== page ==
Any defect in competence is fatal, for the proceedings are a nullity however well adjudicated and decided. The defect is extrinsic to the adjudication.
- The subject matter of the case is within its jurisdiction, and there is no feature in the case which prevents the court from exercising its jurisdiction; and
- The case comes before the court initiated by due process of law, and upon fulfillment of any condition precedent to the exercise of jurisdiction.”
It is important to know that these essential elements are cumulative and the absence of one will render the entire judicial process a nullity, all the items listed above must be present to clothe a Court with the necessary jurisdictional competence to adjudicate on a matter.
Courts are basically created by statutes, each court is established by an Act/Law and also the constitution as the case maybe. The enabling statute, also clothes the courts with jurisdiction to hear certain matters, therefore it can be stated here, that the jurisdictional competence of a court is vested in its enabling law. In line with this position, section 251(a-r) of the 1999 constitution, clothed the Federal high Court with jurisdiction to hear matters enumerated in the above section. The effect of this is the Federal High Court by this very section becomes a court of enumerated jurisdiction and cannot hear matters aside the ones listed in section 251. The problem arising from this section however, is that almost all areas with respect to Federal Agencies and Agents of the Federal government seem covered by this section, hence the presumption and conclusion given by lawyers, to the effect that section 251 of the constitution had covered the field with respect to where to sue for actions against Agents and Agencies of the Federal Government, as the answer widely given is The Federal High Court.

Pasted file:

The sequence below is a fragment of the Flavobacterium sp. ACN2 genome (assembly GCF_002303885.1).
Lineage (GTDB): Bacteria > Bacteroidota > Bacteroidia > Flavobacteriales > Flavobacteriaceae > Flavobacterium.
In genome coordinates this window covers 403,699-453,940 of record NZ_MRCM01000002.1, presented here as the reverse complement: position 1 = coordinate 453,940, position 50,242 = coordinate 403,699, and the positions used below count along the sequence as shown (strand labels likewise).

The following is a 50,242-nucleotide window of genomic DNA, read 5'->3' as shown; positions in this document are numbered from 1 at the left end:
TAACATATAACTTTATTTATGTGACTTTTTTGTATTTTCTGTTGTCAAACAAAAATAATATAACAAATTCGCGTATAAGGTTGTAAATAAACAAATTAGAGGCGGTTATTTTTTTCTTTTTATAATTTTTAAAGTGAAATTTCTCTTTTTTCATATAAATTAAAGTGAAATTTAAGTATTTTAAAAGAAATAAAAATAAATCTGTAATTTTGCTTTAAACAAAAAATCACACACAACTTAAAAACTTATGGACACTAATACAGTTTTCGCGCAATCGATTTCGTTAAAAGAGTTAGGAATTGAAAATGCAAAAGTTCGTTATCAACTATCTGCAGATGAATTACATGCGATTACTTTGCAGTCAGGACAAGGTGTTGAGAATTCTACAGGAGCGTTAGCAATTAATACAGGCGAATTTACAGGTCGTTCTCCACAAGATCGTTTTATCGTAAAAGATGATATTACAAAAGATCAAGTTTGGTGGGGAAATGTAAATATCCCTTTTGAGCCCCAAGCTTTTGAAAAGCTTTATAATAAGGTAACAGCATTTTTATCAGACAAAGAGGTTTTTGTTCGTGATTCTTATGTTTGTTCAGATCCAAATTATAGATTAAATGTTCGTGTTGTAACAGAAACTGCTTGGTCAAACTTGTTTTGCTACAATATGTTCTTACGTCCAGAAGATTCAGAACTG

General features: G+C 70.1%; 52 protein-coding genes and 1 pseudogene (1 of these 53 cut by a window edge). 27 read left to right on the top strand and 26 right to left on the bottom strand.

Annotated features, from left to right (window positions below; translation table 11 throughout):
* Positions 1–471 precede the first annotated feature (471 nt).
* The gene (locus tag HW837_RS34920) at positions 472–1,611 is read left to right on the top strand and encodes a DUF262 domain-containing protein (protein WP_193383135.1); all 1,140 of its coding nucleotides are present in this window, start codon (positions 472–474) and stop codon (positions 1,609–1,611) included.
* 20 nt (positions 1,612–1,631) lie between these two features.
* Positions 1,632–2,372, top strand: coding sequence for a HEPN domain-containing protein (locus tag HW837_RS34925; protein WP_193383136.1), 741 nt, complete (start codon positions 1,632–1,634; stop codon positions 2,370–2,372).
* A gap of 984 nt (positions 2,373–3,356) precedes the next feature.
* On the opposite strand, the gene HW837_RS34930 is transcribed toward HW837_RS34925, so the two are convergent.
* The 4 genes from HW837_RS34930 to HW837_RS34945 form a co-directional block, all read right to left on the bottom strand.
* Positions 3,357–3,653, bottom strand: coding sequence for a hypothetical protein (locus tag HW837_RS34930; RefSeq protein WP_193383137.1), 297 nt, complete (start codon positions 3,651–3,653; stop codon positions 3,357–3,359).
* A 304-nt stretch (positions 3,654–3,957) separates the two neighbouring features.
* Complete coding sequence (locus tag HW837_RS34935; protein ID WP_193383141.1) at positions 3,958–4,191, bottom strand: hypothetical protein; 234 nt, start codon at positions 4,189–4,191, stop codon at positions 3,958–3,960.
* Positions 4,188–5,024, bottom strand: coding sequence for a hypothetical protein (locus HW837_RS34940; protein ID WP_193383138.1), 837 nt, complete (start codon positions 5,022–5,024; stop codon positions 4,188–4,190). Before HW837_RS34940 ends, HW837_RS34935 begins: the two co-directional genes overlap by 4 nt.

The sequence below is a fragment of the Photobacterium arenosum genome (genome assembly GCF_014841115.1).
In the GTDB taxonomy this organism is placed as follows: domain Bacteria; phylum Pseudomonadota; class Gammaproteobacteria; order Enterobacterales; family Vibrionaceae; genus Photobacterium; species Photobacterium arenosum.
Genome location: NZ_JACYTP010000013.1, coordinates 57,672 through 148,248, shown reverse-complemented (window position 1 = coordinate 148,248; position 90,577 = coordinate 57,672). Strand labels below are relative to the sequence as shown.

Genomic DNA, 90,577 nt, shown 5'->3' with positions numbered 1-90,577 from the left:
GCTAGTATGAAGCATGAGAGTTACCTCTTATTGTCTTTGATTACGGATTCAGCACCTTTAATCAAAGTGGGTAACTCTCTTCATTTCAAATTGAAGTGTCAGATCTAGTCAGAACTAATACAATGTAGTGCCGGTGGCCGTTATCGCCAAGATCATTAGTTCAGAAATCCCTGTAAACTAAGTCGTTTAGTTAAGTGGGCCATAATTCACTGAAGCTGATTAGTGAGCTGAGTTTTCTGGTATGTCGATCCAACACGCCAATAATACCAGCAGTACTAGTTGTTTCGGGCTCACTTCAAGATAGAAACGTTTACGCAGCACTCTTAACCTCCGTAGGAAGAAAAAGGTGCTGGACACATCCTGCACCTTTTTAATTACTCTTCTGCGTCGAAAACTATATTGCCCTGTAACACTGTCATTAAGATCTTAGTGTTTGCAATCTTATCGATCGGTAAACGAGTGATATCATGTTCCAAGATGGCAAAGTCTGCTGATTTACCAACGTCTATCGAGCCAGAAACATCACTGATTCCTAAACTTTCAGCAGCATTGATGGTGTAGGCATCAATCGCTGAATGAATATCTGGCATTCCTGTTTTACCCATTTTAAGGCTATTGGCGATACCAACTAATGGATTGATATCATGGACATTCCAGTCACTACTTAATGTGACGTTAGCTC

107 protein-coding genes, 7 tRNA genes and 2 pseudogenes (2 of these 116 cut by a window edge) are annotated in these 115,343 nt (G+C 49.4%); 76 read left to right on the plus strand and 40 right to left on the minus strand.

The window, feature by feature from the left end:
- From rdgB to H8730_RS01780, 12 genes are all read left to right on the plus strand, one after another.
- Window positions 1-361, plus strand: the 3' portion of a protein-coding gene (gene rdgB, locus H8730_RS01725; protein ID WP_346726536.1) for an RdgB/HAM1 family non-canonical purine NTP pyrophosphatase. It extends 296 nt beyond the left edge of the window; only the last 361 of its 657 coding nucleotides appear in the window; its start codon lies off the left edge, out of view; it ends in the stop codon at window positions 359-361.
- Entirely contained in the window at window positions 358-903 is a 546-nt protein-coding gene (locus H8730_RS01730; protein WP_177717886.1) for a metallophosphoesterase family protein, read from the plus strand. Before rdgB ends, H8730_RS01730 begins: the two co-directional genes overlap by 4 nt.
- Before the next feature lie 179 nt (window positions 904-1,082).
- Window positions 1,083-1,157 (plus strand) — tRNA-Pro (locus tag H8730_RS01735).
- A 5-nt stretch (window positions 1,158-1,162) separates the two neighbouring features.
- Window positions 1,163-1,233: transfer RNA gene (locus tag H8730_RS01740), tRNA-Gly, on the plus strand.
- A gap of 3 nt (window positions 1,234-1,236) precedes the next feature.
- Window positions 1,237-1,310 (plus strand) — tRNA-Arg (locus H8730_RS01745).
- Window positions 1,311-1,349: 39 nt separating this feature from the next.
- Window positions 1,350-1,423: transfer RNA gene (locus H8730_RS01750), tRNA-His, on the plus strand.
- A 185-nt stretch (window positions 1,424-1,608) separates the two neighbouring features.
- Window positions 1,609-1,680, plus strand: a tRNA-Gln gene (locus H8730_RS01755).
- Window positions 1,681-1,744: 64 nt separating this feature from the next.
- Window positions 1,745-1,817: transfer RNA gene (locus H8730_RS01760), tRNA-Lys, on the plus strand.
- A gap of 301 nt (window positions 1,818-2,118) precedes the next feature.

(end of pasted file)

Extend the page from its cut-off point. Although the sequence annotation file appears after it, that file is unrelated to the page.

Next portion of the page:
It was on this ground that the case of Ibrahim V Jacob & Ors